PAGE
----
Love and Justice: Consonance or Dissonance?
This conference considers literary renderings of labor concerns, broadly defined, to explore law.
The responsibility of the state described by Plato, the contracts written by Shakespeare's Shylock, or the works delving into the plight of modern laborers all explore the intersections between Literature and Law. This conference will explore the way that literary renderings of labor concerns, broadly defined, have responded to or have influenced the law.
The 2015 John Jay College of Criminal Justice's Law and Literature Conference is especially interested in the following areas although all submissions will be considered.
In a later preface to Bend Sinister (1947), Vladimir Nabokov claims, "the influence of my epoch on my present book is as negligible as the influence of my books, or at least of this book, on my epoch." The conventional reading of Nabokov as an aesthete who is insistent upon sharp divisions between fictional and political worlds has its principal source in the author's stylization of his own career. Yet this way of reading Nabokov has been complicated through such recent studies as Andrea Pitzer's The Secret History of Vladimir Nabokov.
Performance Research Volume 21, No. 4, August 2016
On Game Structures
Deadline for Abstracts: 15 August 2015
Issue Editors: Mathias Fuchs and Natasha Lushetich
To be or, actually, not two sentences to be, that is the question, combined.
Douglas R. Hofstadter
The last decade has produced critical and expressive studies in sacred canonical texts and comics. Witness, for example, the artistic works from R. Crumb's The Book of Genesis (2009) and JT Waldman's Megillat Esther (2005), as well as scholarly publications from Karline McLain's India's Immortal Comic Books (2009), A. David Lewis's edited volume Graven Images: Religion in Comic Books & Graphic Novels (2010), and Samantha Baskind's and Ranen Omer-Sherman's editorial work for The Jewish Graphic Novel: Critical Approaches (2010).
CALL FOR PAPERS
Stony Brook University and Florence University of the Arts
are pleased to announce the 7th Annual Conference that will take place in Florence on the 4th and 5th of December 2015.
The international conference is entitled:
DE RE MEDITERRANEA
How does "Mare Nostrum" shape the civilizations and societies inhabiting its geographical reach?
Despite borders shared by the diverse shores of southern Europe, North Africa, and Anatolia,
is it possible to speak of a Mediterranean identity?
The conference explores the many connections that define the Mediterranean as a symbol of tradition and modernity.
I am organizing a proposed panel on representations of the city within Faulkner's texts for the upcoming ALA Symposium "The City and American Literature." I'm looking for 2-4 proposals on any aspect of the city in Faulkner's works. If interested, please send a 250-500 word abstract to firstname.lastname@example.org by June 27, 2015.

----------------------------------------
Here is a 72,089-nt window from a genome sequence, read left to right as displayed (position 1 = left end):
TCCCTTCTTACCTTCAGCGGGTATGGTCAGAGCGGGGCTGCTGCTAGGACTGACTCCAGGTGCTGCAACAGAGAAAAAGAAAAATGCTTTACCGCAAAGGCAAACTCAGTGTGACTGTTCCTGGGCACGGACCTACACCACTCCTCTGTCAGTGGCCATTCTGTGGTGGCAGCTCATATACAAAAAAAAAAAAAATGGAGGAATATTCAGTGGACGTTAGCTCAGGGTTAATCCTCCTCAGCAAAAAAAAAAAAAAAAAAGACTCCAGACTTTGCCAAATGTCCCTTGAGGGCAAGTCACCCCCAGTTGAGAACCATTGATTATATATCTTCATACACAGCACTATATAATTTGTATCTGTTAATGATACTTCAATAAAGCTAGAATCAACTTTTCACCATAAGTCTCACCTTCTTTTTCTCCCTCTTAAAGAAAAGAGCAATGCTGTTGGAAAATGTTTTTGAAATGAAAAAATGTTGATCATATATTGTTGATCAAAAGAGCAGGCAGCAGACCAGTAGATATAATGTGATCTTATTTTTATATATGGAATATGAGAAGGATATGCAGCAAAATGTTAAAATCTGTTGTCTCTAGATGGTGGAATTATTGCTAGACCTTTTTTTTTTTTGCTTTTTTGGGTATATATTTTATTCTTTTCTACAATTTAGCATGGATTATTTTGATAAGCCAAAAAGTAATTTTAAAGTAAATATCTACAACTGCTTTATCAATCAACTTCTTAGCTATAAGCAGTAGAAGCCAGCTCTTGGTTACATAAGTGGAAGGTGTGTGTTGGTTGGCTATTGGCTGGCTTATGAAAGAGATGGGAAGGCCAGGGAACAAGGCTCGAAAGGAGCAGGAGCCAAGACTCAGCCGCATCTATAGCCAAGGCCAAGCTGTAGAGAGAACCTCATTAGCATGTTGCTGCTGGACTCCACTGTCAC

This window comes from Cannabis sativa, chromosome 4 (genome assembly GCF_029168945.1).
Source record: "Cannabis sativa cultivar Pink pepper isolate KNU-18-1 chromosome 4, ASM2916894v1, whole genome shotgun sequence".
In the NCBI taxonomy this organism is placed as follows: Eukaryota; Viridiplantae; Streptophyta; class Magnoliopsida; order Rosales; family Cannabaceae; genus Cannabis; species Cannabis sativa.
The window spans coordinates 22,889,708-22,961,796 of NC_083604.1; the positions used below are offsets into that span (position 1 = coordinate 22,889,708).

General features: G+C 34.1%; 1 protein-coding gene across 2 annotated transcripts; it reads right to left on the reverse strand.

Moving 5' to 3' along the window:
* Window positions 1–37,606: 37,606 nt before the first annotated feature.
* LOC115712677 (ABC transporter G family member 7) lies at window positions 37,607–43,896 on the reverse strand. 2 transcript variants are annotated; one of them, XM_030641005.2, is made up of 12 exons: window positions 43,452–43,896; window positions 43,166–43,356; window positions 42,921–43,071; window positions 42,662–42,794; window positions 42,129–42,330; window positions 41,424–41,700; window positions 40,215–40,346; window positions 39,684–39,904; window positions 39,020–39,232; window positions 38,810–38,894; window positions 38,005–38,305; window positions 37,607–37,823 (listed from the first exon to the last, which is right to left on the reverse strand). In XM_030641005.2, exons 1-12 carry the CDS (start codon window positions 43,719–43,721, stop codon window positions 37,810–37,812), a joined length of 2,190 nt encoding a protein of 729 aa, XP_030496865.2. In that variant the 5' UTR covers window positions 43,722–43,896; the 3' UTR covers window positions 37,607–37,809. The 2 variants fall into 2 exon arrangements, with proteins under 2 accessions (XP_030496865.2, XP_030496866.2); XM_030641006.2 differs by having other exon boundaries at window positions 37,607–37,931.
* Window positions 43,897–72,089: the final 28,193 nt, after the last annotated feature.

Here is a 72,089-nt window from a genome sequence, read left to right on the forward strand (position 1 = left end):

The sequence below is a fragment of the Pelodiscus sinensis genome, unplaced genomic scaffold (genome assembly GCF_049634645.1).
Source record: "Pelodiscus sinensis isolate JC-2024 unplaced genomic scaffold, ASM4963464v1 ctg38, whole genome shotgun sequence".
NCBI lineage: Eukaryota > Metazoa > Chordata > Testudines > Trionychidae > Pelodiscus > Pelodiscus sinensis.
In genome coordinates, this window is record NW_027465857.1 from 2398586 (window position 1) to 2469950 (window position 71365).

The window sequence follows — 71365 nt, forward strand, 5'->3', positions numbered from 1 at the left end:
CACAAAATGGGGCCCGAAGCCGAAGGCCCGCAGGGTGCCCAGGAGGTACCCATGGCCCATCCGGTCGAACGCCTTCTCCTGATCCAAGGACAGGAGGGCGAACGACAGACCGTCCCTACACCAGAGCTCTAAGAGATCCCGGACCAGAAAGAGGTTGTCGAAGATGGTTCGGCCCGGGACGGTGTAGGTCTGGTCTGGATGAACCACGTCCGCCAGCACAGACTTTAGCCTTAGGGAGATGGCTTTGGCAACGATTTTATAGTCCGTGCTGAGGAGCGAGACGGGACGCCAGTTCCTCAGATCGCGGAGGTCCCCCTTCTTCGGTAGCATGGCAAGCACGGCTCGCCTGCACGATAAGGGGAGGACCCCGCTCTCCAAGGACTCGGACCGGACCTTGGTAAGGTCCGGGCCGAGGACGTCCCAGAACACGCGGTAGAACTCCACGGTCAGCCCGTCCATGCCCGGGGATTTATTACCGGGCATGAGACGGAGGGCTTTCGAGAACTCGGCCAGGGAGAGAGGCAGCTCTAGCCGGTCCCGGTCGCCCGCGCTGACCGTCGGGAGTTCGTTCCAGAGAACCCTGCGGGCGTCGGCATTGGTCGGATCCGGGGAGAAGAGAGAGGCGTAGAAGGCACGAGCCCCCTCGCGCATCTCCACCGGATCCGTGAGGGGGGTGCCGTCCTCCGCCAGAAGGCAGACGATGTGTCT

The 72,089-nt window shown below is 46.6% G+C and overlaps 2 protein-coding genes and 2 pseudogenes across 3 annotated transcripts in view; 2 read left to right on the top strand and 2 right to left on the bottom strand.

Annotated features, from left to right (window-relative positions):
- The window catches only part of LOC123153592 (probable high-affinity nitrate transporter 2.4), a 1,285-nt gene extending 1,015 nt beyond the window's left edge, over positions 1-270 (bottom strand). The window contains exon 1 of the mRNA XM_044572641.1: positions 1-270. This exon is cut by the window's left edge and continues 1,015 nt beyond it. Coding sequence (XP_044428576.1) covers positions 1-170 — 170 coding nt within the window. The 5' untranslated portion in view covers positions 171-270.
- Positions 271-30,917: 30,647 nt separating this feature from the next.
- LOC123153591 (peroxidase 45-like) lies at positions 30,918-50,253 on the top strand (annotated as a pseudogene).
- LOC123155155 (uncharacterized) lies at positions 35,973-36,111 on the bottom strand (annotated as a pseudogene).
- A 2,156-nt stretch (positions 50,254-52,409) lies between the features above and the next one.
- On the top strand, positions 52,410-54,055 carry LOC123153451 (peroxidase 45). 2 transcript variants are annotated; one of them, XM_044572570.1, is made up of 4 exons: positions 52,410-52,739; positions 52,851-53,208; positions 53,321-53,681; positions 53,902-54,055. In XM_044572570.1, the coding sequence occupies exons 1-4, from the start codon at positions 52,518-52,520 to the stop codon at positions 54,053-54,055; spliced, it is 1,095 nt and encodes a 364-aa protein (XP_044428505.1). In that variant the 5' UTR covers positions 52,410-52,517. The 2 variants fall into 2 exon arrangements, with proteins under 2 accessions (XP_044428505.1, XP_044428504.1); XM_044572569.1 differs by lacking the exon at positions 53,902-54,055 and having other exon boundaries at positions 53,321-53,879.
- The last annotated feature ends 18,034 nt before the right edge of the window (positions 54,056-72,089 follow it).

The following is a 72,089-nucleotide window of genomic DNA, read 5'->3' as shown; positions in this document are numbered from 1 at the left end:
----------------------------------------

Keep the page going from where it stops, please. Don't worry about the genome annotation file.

Jefferson, Mississippi is definitely on the table, but I am especially interested in his treatments, portrayals, and uses of larger cites (Memphis, New Orleans, Chicago, Los Angeles, etc.).
The Sarah Gordon award is given each year to Graduate student for the best article written on Flannery O'Connor or Southern Studies. Each entrant must be a graduate student as of August 1st, 2015. Articles must be submitted by 1 Aug. 2015 to be considered for the 2015 award. Please note: aa lentries will be considered for publication in the Flannery O'Connor Review. Articles may take any approach but must conform to the Review's usual guidelines, available at http://www.gcsu.edu/english/oconnor.htm
The feminist movement has been categorised as a series of different waves, first, second and third, with some contemporary critics suggesting we are now on the precipice of a fourth wave. Each of these stages had their own aims and means of achieving those aims: underlying all was a quest for equality, for some or for all. Increasingly this neat categorization of the feminist movement has been questioned and challenged, especially with the internet age offering a greater platform of communication for female-identified individuals and feminists alike.
CALL FOR PAPERS – DEADLINE EXTENDED
Unity and Division in the History of Art
41st Annual Cleveland Symposium
Friday, October 23, 2015
The Cleveland Museum of Art, Cleveland, Ohio
In what ways can the visual arts unite or divide humanity? How can their subjects and functions stir us to collaboration or lead to disagreement, apathy, or even war? How do objects themselves change when their relationships to one another, or to the viewer, are altered or rearranged?